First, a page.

Inspiration to Start

Some people say that the best thing to do when you want to learn – is copy someone you like or inspires you. This will help you start doing things, and start learning, while simultaneously discovering your voice. My interests are wide, varied, and occasionally unrelated. I struggle most with deciding what to focus on at any given point. I find it better to decide that I’m going to dedicate one month to doing ____ and then change topics. With the start of my web-series KieryGeek, I have a schedule for the first half of the week but once that’s over, I get confused and need to figure out something else.
The inspiration for creating my own web show and the courage to start doing all of the things that I’ve been doing – web design, acting, art, traveling, etc… stemmed from a few people. First, Alex – because I live with him and if he weren’t constantly cool with or “pushing” me to do the things I want to, I would never have the gumption to do anything in the first place. Secondly, Chris Hardwick and Felicia Day – because they do the things I want to do (mostly) and they started by just doing things.
It took me a long time before I understood the advice (and, dare I say, value) of imitating to learn. Mostly because I was applying it only to painting, and I physically find copying difficult – I haven’t figured out why.
After reading The Nerdist Way, reminding myself often of the words of Ira Glass, and this phrase I decided to just start.

She decided to start living the life she imagined. She believed she could, so she did. She replaced her fear of the unknown with curiosity. She looked around, and life was pretty amazing. – author unknown?

I started believing (or, like Neil Gaiman pointed out – pretending) that I could learn and do all the things that I wanted to, and do them well. Maybe not at first, but eventually.
So, “I did”. I started creating. Tomorrow is the 7th episode of my web-show, and on the 10th episode (June 15th) I’ll be selecting a winner for the giveaway that will be fully announced the week before.
I’m a harsh critic of my work, and I always wonder in the back of my head if I’m just really lame and people are just being polite. But I’ve realized that slowly progress is being made. Tomorrow’s episode has an amazing introduction. The first episode with an introduction actually, and I plan on taking a hiatus in July to work on making improvements.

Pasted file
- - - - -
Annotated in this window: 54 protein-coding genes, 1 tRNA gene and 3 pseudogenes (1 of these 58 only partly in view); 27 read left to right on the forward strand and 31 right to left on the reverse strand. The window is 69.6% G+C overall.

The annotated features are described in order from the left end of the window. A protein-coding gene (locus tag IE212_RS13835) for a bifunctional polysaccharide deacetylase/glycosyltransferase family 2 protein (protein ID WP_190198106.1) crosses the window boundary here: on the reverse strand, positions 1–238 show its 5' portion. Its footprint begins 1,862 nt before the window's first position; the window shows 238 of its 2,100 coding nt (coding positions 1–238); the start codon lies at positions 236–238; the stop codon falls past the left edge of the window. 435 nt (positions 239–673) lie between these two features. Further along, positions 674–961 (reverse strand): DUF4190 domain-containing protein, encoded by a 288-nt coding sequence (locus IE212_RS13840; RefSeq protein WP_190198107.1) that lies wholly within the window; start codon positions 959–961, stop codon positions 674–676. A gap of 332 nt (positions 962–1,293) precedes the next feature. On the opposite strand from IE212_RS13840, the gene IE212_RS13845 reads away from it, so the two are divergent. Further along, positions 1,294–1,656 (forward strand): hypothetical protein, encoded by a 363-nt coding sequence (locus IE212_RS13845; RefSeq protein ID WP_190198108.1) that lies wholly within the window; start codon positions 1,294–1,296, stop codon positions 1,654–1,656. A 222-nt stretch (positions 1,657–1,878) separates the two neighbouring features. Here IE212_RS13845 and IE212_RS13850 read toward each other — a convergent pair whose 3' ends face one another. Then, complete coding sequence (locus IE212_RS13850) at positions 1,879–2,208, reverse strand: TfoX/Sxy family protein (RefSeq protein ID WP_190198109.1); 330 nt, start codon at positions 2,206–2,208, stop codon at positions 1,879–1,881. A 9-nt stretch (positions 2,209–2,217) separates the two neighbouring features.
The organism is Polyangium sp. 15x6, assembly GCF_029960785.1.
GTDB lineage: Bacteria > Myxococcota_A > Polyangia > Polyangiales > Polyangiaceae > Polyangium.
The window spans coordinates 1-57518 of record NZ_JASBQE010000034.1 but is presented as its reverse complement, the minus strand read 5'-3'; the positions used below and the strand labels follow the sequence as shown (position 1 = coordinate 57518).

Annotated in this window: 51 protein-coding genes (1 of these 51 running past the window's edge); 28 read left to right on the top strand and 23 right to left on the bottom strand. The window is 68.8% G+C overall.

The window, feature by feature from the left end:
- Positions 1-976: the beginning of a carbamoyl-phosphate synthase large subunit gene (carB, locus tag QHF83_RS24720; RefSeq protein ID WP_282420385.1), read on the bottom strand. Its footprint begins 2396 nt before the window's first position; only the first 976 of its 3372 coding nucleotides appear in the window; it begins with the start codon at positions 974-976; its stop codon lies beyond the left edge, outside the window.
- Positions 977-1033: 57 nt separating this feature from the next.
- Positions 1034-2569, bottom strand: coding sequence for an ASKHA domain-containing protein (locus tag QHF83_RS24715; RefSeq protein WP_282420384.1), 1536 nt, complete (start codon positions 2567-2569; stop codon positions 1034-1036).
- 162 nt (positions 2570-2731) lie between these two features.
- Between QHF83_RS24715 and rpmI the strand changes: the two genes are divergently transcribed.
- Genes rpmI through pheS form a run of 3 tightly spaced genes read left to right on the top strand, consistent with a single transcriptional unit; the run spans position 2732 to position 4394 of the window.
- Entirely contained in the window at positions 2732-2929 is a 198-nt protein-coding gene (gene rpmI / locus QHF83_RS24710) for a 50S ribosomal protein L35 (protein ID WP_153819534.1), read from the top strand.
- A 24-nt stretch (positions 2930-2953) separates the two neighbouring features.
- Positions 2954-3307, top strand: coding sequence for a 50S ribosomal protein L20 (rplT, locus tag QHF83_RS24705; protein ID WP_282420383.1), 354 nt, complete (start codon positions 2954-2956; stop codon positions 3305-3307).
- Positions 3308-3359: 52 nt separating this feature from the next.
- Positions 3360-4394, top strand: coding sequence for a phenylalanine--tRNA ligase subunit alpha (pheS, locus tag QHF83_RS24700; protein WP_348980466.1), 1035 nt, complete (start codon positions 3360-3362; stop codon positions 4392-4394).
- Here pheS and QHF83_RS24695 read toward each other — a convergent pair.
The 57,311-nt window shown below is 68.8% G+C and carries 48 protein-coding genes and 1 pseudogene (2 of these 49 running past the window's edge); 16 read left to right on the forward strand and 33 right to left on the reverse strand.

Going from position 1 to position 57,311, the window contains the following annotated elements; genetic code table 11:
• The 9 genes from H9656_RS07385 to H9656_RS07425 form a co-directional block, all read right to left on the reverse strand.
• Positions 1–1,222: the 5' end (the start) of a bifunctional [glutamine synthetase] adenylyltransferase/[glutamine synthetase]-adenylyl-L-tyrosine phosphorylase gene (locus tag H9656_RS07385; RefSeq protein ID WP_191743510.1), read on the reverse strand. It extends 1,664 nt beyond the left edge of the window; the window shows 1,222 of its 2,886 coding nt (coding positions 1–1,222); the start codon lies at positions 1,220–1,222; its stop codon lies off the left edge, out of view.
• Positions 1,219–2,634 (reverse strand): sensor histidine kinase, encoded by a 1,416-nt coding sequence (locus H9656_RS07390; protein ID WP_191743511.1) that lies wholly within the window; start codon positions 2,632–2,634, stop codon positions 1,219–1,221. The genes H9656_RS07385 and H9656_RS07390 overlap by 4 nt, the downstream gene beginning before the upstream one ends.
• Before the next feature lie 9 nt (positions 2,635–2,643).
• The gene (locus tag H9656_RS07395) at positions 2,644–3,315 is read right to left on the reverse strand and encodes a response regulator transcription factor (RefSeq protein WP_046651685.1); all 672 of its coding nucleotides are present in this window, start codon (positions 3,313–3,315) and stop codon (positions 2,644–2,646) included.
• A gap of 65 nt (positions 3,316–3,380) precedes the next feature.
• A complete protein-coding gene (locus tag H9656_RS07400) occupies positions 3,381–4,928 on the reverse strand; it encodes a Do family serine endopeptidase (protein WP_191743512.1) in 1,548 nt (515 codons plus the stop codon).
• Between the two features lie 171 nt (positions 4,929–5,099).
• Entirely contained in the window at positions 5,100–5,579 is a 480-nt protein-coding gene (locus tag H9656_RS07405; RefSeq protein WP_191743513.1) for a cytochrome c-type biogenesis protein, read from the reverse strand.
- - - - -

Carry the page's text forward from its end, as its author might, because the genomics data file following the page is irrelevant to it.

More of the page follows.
The gap in my artistry is slowly starting to become bridged. I realized this a few days ago while art journaling, yesterday while drawing, and Monday night while writing. Slowly I’m getting to the point where what I’m creating is closer to what I envision. The feeling is intoxicatingly horrifying, yet immeasurably exhilarating.
It took one fearless moment paired with one unusual decision: just start

hm

Switched bags for tonight and my trip tomorrow. I plan on filming a segment, if not an entire special episode for next week while I’m off adventuring. Both at the Avenger’s midnight premier and in Boston before/after The Nerdist Podcast.
I need to sleep more, but I just got my hair all perfect for going to the game thing tonight so I don’t want to lay on it. Also, I’m way too excited (and woke up way too early) about the next 36 hours. I can always sleep on the train, and sleep until I need to get ready to leave tomorrow.
I was having a hard time not feeling guilty all week because life happened and ruined my plans of finishing badges, Mass Effect 3, and starting on a new painting set – but it supplemented it with better things, so I shouldn’t feel bad right? For some reason, when I write things down and say “I’m going to get this done this week” I feel bad when I don’t. Which is good, I guess, but I shouldn’t let it get to me to the point where I stress about it because there are more fun things to do but I told myself I’d do X, Y, and Z instead.
art journal
It’s weird sometimes, how one different decision can affect your general…I don’t know, decision-making-outlook for a brief time (or longer). Like, deciding to go to the game night instead of turning it down – one unusual decision lead to, hey, you know if I really wanted to, I COULD go to Boston. Another, even more unusual decision. And then doing that.
Making unusual decisions is really scary, but it’s the good kind of scary, it’s the scary that makes you feel like you’re alive and actively involved in your life instead of passively. Unusual decisions lead to new experiences and adventures, which fit well with my word and my 21 things. I wanted to be more social, and do something that scares me and making unusual decisions (or decisions that I don’t generally make in favor of staying in my comfort zone) allow me to do that.
21 Things